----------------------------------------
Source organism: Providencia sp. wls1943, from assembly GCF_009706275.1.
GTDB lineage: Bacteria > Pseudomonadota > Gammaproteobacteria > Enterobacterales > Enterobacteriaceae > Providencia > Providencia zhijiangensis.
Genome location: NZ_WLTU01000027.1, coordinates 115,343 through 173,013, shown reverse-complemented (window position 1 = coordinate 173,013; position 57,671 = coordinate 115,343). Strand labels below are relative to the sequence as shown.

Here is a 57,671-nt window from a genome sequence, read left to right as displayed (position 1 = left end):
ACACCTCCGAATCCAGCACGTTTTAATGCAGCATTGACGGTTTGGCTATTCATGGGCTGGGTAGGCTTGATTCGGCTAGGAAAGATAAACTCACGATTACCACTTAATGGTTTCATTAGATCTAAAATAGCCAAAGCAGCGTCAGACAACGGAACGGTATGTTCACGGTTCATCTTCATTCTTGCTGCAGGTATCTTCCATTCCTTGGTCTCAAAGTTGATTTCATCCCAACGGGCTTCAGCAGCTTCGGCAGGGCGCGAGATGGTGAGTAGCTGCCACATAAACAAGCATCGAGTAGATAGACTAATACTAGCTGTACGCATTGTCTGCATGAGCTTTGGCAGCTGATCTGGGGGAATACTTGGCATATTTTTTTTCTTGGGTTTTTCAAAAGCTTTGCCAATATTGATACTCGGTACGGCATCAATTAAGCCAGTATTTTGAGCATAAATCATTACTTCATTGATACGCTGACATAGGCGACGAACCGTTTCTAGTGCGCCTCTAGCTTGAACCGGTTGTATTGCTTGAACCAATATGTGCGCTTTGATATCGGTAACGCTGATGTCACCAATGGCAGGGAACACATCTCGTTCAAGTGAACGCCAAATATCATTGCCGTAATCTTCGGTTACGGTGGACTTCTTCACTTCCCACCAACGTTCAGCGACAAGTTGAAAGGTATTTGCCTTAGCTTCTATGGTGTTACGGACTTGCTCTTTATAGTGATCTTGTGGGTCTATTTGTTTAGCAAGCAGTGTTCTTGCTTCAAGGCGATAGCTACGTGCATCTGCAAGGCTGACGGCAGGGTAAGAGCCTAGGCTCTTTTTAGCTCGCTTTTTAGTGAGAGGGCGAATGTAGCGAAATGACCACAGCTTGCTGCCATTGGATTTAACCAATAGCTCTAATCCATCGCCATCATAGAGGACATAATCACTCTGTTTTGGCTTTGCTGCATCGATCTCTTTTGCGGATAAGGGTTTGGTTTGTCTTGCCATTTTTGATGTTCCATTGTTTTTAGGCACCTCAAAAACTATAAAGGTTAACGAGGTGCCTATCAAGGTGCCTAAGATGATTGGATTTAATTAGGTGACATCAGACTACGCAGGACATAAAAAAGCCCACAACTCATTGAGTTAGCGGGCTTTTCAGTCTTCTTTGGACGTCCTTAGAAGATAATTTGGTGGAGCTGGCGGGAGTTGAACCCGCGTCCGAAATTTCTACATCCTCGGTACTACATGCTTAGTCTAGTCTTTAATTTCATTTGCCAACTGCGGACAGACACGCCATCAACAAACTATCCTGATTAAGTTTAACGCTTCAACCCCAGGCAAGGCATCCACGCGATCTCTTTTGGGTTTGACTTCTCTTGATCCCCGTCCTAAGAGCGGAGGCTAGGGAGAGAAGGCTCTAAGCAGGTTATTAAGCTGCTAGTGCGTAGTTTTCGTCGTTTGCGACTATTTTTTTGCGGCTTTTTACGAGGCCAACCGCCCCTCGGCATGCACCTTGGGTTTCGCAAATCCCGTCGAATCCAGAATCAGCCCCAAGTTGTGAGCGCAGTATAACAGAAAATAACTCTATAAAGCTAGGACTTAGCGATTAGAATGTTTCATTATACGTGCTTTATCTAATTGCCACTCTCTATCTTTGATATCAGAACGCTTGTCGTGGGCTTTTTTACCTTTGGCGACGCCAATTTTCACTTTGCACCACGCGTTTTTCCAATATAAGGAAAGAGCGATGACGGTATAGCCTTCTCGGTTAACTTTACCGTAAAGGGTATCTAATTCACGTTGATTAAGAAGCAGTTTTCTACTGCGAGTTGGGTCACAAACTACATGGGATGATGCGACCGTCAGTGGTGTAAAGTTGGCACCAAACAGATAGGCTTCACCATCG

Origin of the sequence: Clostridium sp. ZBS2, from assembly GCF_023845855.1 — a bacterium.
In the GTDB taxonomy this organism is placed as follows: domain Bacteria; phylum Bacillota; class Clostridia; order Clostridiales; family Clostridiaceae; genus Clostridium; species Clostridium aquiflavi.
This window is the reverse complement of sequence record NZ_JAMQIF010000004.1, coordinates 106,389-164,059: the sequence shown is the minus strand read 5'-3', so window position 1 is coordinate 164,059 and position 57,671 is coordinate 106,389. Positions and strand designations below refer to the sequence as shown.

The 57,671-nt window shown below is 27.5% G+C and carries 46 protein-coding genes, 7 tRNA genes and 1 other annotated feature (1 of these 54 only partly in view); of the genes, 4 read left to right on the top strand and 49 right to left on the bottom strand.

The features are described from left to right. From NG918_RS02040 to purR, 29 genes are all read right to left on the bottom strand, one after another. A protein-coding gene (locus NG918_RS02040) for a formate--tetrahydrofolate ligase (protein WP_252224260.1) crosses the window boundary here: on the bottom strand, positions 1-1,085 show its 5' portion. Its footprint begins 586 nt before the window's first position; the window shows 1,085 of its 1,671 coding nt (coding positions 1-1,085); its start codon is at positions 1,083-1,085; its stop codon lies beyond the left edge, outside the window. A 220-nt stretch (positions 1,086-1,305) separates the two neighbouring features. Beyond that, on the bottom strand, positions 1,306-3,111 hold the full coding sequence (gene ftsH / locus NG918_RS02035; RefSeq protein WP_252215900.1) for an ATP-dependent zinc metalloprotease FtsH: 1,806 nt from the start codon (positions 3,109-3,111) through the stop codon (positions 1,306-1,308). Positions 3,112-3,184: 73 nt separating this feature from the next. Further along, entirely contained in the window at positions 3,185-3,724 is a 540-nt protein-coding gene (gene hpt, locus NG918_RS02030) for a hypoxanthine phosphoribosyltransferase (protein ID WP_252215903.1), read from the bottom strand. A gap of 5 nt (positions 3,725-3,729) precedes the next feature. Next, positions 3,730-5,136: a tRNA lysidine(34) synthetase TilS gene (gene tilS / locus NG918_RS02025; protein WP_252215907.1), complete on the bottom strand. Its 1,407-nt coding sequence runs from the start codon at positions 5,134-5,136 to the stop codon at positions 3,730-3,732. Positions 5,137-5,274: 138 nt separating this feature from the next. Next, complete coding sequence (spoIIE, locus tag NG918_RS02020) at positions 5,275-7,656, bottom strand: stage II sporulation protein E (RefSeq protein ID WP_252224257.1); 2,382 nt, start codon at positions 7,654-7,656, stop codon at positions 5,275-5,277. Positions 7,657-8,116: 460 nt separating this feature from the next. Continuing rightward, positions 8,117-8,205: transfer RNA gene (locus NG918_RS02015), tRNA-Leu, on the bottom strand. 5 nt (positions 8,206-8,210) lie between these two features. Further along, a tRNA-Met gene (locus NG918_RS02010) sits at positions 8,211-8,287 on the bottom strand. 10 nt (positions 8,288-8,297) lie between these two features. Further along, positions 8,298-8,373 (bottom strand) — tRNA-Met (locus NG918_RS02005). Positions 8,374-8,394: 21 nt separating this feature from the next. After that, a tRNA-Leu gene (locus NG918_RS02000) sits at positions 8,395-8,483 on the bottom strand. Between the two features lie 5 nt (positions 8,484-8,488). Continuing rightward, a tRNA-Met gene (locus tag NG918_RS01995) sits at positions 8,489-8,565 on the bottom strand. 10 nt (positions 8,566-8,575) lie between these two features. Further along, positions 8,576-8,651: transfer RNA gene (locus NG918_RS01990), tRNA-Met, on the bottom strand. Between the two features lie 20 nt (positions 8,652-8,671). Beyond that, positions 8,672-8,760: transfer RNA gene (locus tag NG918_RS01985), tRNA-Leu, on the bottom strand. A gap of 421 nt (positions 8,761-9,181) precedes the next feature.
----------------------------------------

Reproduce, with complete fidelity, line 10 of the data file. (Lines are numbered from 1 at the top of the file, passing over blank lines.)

The features are described from left to right. From NG918_RS02040 to purR, 29 genes are all read right to left on the bottom strand, one after another. A protein-coding gene (locus NG918_RS02040) for a formate--tetrahydrofolate ligase (protein WP_252224260.1) crosses the window boundary here: on the bottom strand, positions 1-1,085 show its 5' portion. Its footprint begins 586 nt before the window's first position; the window shows 1,085 of its 1,671 coding nt (coding positions 1-1,085); its start codon is at positions 1,083-1,085; its stop codon lies beyond the left edge, outside the window. A 220-nt stretch (positions 1,086-1,305) separates the two neighbouring features. Beyond that, on the bottom strand, positions 1,306-3,111 hold the full coding sequence (gene ftsH / locus NG918_RS02035; RefSeq protein WP_252215900.1) for an ATP-dependent zinc metalloprotease FtsH: 1,806 nt from the start codon (positions 3,109-3,111) through the stop codon (positions 1,306-1,308). Positions 3,112-3,184: 73 nt separating this feature from the next. Further along, entirely contained in the window at positions 3,185-3,724 is a 540-nt protein-coding gene (gene hpt, locus NG918_RS02030) for a hypoxanthine phosphoribosyltransferase (protein ID WP_252215903.1), read from the bottom strand. A gap of 5 nt (positions 3,725-3,729) precedes the next feature. Next, positions 3,730-5,136: a tRNA lysidine(34) synthetase TilS gene (gene tilS / locus NG918_RS02025; protein WP_252215907.1), complete on the bottom strand. Its 1,407-nt coding sequence runs from the start codon at positions 5,134-5,136 to the stop codon at positions 3,730-3,732. Positions 5,137-5,274: 138 nt separating this feature from the next. Next, complete coding sequence (spoIIE, locus tag NG918_RS02020) at positions 5,275-7,656, bottom strand: stage II sporulation protein E (RefSeq protein ID WP_252224257.1); 2,382 nt, start codon at positions 7,654-7,656, stop codon at positions 5,275-5,277. Positions 7,657-8,116: 460 nt separating this feature from the next. Continuing rightward, positions 8,117-8,205: transfer RNA gene (locus NG918_RS02015), tRNA-Leu, on the bottom strand. 5 nt (positions 8,206-8,210) lie between these two features. Further along, a tRNA-Met gene (locus NG918_RS02010) sits at positions 8,211-8,287 on the bottom strand. 10 nt (positions 8,288-8,297) lie between these two features. Further along, positions 8,298-8,373 (bottom strand) — tRNA-Met (locus NG918_RS02005). Positions 8,374-8,394: 21 nt separating this feature from the next. After that, a tRNA-Leu gene (locus NG918_RS02000) sits at positions 8,395-8,483 on the bottom strand. Between the two features lie 5 nt (positions 8,484-8,488). Continuing rightward, a tRNA-Met gene (locus tag NG918_RS01995) sits at positions 8,489-8,565 on the bottom strand. 10 nt (positions 8,566-8,575) lie between these two features. Further along, positions 8,576-8,651: transfer RNA gene (locus NG918_RS01990), tRNA-Met, on the bottom strand. Between the two features lie 20 nt (positions 8,652-8,671). Beyond that, positions 8,672-8,760: transfer RNA gene (locus tag NG918_RS01985), tRNA-Leu, on the bottom strand. A gap of 421 nt (positions 8,761-9,181) precedes the next feature.